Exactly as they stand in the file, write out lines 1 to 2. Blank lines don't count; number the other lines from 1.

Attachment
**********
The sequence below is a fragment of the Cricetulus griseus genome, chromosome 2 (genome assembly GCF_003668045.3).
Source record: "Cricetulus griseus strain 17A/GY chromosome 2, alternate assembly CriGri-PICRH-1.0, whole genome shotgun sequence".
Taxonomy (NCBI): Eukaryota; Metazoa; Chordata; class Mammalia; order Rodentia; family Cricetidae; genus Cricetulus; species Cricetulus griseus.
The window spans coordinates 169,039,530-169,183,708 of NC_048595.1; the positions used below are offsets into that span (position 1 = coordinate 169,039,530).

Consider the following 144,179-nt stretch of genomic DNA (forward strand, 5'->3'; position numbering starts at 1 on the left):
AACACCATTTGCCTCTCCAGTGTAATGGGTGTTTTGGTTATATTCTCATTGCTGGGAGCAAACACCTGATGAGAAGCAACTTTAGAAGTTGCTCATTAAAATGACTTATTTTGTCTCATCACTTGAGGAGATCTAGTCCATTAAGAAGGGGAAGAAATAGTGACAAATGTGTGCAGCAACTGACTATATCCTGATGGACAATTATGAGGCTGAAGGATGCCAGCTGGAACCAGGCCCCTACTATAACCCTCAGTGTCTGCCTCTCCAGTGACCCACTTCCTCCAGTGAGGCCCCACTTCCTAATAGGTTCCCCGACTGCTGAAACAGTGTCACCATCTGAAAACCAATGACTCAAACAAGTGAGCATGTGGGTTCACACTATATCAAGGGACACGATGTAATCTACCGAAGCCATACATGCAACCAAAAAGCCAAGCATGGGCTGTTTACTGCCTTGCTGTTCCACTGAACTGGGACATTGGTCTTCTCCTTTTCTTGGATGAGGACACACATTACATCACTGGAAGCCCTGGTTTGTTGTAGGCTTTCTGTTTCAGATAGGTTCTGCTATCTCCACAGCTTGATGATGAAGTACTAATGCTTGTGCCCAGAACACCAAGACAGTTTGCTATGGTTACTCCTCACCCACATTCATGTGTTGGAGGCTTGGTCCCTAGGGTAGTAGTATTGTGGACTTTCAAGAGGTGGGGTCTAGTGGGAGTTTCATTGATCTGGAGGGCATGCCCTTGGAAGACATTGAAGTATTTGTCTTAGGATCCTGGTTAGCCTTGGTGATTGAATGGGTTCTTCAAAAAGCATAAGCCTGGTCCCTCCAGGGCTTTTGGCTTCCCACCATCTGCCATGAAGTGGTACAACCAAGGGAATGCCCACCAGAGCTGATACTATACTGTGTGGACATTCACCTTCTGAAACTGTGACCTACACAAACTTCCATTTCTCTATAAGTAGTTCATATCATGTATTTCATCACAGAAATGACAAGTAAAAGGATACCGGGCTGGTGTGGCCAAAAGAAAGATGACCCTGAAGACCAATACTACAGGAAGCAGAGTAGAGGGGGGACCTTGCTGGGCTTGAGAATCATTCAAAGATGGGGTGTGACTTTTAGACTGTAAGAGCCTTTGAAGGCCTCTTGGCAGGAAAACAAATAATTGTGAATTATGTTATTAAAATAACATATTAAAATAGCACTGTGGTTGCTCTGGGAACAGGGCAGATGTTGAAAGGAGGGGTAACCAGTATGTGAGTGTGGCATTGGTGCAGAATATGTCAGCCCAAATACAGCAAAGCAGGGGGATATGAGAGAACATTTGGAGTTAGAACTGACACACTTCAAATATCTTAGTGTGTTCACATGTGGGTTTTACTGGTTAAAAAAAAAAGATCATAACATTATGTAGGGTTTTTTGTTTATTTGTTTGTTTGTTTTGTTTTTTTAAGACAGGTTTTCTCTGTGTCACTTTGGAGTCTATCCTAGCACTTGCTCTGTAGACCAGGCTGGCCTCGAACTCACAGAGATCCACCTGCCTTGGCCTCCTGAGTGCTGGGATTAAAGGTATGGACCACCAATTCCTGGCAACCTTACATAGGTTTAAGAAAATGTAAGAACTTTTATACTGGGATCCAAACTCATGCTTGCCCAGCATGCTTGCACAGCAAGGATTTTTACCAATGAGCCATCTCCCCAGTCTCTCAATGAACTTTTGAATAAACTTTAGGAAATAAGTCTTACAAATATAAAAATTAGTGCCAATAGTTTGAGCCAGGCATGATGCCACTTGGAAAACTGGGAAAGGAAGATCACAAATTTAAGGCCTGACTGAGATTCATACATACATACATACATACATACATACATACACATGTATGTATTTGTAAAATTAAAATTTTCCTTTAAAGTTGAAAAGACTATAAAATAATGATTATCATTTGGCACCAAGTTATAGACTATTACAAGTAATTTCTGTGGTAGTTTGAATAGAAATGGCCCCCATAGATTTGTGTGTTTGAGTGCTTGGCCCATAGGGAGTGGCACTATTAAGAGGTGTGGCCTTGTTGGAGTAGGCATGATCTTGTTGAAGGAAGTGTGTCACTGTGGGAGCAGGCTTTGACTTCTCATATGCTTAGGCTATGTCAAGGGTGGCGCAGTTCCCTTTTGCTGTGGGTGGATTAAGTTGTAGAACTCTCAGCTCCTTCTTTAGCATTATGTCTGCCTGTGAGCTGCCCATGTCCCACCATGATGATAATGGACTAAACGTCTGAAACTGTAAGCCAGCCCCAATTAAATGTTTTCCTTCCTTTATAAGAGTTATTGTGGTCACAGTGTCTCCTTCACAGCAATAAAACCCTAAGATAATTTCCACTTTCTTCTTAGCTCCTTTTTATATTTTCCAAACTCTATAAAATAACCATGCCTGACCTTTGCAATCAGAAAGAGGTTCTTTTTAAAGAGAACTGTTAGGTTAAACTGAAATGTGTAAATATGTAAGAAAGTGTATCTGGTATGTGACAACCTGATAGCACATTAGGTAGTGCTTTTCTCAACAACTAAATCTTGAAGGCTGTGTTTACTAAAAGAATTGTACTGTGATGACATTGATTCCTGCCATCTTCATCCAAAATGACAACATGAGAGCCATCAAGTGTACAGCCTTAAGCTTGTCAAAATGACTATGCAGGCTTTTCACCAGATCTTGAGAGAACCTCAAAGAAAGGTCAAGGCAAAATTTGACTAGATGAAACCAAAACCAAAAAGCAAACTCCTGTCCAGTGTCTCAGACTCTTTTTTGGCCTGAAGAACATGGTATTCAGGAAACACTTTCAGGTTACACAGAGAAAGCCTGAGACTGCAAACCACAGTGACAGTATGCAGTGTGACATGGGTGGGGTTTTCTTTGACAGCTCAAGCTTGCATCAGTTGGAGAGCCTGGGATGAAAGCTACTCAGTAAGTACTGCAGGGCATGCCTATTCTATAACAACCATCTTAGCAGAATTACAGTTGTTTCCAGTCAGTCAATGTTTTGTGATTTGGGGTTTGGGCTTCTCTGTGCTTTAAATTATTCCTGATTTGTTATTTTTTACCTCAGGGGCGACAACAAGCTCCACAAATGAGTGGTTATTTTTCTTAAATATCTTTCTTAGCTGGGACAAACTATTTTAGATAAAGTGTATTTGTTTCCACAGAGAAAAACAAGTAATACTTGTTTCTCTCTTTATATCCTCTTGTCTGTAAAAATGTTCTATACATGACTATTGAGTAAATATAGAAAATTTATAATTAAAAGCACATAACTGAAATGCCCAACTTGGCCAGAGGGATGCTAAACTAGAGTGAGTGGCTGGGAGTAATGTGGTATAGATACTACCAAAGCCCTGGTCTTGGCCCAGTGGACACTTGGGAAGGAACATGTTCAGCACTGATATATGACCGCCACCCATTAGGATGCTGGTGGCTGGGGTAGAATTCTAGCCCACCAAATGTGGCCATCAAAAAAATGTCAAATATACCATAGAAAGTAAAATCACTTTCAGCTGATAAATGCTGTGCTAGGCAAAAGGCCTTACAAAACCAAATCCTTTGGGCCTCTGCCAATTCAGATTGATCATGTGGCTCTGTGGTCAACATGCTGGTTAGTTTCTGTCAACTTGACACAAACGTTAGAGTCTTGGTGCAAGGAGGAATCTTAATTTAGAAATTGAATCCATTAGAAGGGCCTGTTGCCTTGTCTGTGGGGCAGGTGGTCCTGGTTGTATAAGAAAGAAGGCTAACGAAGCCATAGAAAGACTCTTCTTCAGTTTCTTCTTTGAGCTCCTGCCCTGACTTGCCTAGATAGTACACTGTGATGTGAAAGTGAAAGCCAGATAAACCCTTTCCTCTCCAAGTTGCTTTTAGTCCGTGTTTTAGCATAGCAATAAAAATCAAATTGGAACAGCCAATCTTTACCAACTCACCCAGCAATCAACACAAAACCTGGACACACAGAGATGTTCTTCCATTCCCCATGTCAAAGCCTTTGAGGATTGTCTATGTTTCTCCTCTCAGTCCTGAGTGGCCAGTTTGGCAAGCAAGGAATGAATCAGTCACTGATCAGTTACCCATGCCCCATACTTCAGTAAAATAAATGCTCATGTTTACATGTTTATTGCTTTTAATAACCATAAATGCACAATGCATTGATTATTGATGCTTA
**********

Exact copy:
The sequence below is a fragment of the Cricetulus griseus genome, chromosome 2 (genome assembly GCF_003668045.3).
Source record: "Cricetulus griseus strain 17A/GY chromosome 2, alternate assembly CriGri-PICRH-1.0, whole genome shotgun sequence".